A*STAR News

Addressing The Silent Epidemic Of Chronic Wounds

The Wound Care Innovation for the Tropics (WCIT) is the world’s first large research programme that focuses on research in chronic wound care in the tropics, in Asian populations.

Addressing The Silent Epidemic Of Chronic WoundsThe Wound Care Innovation for the Tropics (WCIT) is the world’s first large research programme that focuses on research in chronic wound care in the tropics, in Asian populations.

A Social And Economic Imperative

Wounds that do not heal within four weeks are often considered chronic, and in many cases they may never heal or may take years to do so. Factors that affect wound healing include comorbidities such as diabetes, venous or arterial disease, infection, and metabolic deficiencies of old age.

For patients with 'hard-to-heal' wounds, the impact on their lives can be profound. They often experience anxiety and distress from the prolonged suffering. If not properly treated, wounds can also lead to severe infections, hospitalisation, or amputations and death in the worst cases.

On a larger scale, chronic wounds affect an estimated 2-6% of the populations in developed countries and has been calculated to represent 2% of Australia’s total national health expenditure and 5.5% of NHS spend in Wales. This poses a significant economic burden for healthcare systems, with the staggering cost of wound management which includes costs relating to multiple consultations and wound dressing change by healthcare professionals. These burden of wounds are expected to increase with an ageing population and the rising prevalence of diabetes and obesity in Singapore. In particular, Singapore has one of the world’s highest rates of amputations, with more than four diabetic lower limb amputations, occurring every day.

Treatment of chronic wounds is complex as different causative factors produce different types of non-healing wounds, which require different treatments. Often hidden as a comorbid condition, the growing social and economic burden of chronic wounds is a silent epidemic that needs to be addressed urgently.

Transforming Wound Care In Asia

The Wound Care Innovation for the Tropics (WCIT) Programme is the first in the world to focus on Asian populations in tropical climates. It is led by SRIS, a tripartite collaboration between the Agency for Science, Technology and Research (via its A*STAR Skin Research Labs, or A*SRL), the National Healthcare Group (NHG), and Nanyang Technological University (NTU).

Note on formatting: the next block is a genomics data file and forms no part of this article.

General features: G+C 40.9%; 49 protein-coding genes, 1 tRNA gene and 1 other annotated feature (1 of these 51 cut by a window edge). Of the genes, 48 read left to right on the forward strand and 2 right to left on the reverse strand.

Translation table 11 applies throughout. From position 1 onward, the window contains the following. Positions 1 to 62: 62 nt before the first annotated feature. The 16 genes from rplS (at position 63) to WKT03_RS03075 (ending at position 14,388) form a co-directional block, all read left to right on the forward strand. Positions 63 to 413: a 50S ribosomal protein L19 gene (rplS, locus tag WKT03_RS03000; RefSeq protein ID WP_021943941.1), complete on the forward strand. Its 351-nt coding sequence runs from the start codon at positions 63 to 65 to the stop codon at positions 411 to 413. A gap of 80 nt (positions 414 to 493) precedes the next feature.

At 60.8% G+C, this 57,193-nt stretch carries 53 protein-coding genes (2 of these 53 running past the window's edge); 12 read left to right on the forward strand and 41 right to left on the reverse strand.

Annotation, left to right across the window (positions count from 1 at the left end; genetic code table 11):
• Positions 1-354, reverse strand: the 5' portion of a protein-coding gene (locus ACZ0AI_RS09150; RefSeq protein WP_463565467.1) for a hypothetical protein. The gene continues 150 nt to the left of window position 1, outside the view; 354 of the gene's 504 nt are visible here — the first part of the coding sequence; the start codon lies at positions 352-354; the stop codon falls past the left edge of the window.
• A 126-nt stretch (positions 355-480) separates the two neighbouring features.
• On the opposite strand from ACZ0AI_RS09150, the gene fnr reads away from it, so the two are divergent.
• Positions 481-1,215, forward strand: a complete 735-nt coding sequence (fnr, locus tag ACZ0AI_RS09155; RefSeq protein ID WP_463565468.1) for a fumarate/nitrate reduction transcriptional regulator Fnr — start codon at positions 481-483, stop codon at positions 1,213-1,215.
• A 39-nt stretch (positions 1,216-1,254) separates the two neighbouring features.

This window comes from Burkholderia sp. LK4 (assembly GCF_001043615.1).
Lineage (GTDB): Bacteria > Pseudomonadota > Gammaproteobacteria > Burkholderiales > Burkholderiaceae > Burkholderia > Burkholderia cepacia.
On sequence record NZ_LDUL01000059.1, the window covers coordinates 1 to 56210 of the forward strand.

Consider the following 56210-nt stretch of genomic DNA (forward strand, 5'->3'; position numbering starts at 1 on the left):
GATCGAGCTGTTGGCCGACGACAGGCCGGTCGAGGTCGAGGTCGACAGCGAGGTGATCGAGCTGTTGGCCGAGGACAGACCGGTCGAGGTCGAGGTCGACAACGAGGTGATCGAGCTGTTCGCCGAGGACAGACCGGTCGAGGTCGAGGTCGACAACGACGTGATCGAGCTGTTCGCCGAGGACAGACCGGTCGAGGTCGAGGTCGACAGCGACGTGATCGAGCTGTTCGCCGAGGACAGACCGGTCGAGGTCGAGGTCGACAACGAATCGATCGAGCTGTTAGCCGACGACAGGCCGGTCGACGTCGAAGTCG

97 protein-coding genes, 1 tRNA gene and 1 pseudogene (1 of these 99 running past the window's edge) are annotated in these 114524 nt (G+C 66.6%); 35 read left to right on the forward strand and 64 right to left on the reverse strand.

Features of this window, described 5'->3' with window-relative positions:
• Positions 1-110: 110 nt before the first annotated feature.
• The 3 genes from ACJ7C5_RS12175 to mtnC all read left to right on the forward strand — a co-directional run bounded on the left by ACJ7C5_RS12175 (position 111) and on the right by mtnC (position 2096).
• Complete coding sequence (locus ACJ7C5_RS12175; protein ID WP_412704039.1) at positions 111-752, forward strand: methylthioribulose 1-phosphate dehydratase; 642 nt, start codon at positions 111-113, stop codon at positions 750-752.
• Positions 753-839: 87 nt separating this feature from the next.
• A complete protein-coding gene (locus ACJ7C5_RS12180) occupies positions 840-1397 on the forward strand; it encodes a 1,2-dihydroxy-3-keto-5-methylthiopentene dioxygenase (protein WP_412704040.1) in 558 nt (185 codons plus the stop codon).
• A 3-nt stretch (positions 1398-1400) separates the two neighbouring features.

The WCIT programme brings together leading researchers, industry partners and clinicians to accelerate the development of novel wound care technologies and therapies. It takes into account the region's unique challenges of humidity, infection, genetic factors, pigmentation and service delivery.

Dr Leah Vardy, Covering Executive Director of A*SRL explains, "Most of the wound research is carried out in the western world, which may not be fully reflective of the differences in ethnicity and climate in Asia. As such, it is imperative that we do research that is specific for Asian communities which accounts for more than 50 per cent of the world population, and for people living in warmer climates."

Addressing The Silent Epidemic Of Chronic Wounds Singapore Wound RegistryThe Singapore Wound Registry is a national effort by three healthcare clusters in Singapore to collect harmonised data about chronic wounds of patients across Singapore.

As part of the WCIT programme, the Singapore Wound Registry was established in partnership with National University Health System, National Healthcare Group and SingHealth. The registry captures key data on neuro-ischemic ulcers (including diabetic foot ulcers), venous leg ulcers and pressure injuries, from over 800 patients across Singapore. Data from the registry sheds light on the patient population and burden of chronic wounds in Singapore, and enables healthcare providers to identify opportunities to deliver better wound care.

The WCIT Programme has gained significant traction in the local research and clinical community, as well as captured keen interest from major industry players in the wound care space since it started in 2018. Thus far, the programme has generated over 15 patents filed and 16 technology disclosures, more than 20 scientific awards, more than 50 publications and 3 clinical trials.

Solutions For The Holistic Management Of Wounds

By developing novel tools, devices, dressing and therapies, the WCIT programme aims to achieve better stratification between healing and non-healing wounds through biomarker identification, find better ways to treat both healthily colonised and infected wounds, and to stimulate healing leading to a shorter time to wound closure.

The WCIT programme currently has various ongoing technology-proving and proof-of-concept projects, which encompass the spectrum of wound care, from diagnostics and measurement to therapeutic solutions.

Dr Ng Yi Zhen, WCIT programme co-lead, and lead for Wounds at A*SRL says, “With a focus on cutting edge wound research and strong clinical networks, our aim is to position Singapore as the ‘Go To’ R&D hub for wound healing in Asia.”

Addressing The Silent Epidemic Of Chronic Wounds WCIT team membersDr Ng Yi Zhen (far right) and the WCIT team members attended the World Union of Wound Healing Societies (WUWHS)'s largest hybrid wound congress held in Abu Dhabi, from 1 - 5 March 2022. The team connected with global collaborators to discover, develop and introduce wound care innovations into practice for the healthcare system.